It is rare to find a couple who connect quickly and carry on with a healthy, happy relationship. Most of us carry some baggage from childhood, family relationships, or past romantic relationships which can affect how we show up in a new relationship. That baggage is both neurological and emotional.
Current research seems to indicate our behavior is often affected by neural pathways that form from past learning. But those pathways can be overridden with new emotional and mental patterns.
Become familiar with old, unhealthy patterns so you can replace them with new and healthy ones.
You can learn to recognize the familiar feeling (the pathway) of meeting and feeling attracted to someone. Notice the thoughts and feelings that arise when becoming close with someone new, and do your best to stop any negative patterns by saying something like “I don’t want to get into this same argument” or “This feels like that time when I…”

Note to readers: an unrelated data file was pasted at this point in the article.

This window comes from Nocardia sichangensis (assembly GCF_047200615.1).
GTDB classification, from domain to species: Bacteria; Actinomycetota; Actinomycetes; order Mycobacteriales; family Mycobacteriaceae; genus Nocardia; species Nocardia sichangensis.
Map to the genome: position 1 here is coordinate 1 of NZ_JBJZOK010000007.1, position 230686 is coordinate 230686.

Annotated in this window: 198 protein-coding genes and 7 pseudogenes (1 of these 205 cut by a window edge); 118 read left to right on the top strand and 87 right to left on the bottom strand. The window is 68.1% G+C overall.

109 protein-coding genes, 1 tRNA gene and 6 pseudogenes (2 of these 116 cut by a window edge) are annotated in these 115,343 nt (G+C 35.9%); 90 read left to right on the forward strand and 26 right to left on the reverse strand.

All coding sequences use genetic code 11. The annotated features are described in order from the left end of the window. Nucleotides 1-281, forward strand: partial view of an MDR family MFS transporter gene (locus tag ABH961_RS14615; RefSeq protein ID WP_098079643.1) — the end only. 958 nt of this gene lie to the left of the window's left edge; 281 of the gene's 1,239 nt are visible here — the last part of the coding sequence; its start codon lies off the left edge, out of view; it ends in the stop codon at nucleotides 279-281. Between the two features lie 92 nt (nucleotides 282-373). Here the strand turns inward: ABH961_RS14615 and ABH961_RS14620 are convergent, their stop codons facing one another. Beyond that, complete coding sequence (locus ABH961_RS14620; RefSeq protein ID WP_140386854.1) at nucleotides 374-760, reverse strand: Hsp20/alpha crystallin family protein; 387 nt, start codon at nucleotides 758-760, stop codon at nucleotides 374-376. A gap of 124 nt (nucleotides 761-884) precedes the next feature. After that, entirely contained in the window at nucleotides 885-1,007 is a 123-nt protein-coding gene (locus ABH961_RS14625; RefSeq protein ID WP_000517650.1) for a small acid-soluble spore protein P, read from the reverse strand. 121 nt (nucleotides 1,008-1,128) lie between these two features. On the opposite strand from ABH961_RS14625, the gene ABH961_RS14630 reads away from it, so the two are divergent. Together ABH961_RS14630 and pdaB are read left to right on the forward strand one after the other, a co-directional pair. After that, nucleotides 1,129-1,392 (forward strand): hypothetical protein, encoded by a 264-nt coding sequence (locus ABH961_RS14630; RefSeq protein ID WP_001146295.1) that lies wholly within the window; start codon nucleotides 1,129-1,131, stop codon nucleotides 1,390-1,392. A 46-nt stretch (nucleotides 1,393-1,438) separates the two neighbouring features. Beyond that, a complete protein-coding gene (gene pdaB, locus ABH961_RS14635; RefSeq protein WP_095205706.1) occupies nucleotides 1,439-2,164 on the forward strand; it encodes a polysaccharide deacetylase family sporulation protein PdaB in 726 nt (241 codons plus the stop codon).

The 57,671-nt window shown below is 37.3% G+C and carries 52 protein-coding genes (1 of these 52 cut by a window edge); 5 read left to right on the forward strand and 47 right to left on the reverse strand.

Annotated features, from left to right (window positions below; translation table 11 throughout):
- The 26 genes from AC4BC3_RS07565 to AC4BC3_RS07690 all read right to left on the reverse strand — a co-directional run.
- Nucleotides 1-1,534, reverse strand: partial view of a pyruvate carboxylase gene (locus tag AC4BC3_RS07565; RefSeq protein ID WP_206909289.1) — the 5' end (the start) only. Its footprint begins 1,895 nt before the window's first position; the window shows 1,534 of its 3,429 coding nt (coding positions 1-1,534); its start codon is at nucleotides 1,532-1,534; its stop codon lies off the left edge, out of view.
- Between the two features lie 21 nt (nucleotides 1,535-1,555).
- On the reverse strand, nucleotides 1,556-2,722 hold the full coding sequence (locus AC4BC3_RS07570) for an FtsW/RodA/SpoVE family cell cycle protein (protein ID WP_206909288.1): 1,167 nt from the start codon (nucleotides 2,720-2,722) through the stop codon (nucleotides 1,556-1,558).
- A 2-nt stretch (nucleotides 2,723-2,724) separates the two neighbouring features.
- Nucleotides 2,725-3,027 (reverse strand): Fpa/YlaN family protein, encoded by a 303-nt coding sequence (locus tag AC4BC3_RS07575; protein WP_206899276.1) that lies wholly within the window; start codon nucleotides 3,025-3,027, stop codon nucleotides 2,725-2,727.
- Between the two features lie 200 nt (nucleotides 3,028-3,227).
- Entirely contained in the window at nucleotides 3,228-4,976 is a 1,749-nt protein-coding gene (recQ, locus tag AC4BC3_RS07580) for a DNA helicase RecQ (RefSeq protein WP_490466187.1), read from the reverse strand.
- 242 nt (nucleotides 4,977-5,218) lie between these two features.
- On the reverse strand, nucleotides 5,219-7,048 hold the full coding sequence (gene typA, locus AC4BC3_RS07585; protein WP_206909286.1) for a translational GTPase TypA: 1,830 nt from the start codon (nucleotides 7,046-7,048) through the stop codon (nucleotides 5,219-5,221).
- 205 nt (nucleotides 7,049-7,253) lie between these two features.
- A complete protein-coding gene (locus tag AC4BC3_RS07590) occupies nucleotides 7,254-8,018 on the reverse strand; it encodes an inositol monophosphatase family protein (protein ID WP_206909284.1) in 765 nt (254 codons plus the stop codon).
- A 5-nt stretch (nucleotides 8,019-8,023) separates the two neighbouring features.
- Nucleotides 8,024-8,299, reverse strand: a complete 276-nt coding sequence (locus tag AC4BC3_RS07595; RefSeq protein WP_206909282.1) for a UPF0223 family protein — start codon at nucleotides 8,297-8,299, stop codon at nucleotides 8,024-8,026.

Also become familiar with how you participate in a relationship. If you stop viewing yourself in a victim role (“Why does this always happen to me?”) and instead focus on your strengths, your energy in that partnership will change. Be wary of comparing yourself and your relationships to others. You and your partner are unique beings with unique histories and viewpoints.
Many people enter into unhealthy relationships out of fear of being alone. In these cases, it can be very helpful to explore therapy or counseling to learn to participate in a healthy way with the most important relationship you will ever have…with yourself.
Allow yourself to grieve the past so you can move through it. Let go of expectations and allow any new relationships to unfold naturally and easily, without force or control. Know yourself intimately – what you want in a relationship, what your vision of a happy, healthy relationship really is.
You have so much of value to bring to a relationship. Look for common values and ethics, not just common interests. When you truly believe you are worthy of love and happiness, it becomes easier to make better decisions about any type of relationship, and about how you live your life.
Focus on someone who accepts and loves you for who you are, “warts and all,” without wanting to change you. And learn that in turn – you must love the other as he or she is. Communicate openly, respectfully, and honestly with each other, and allow a natural growth and progression to the relationship.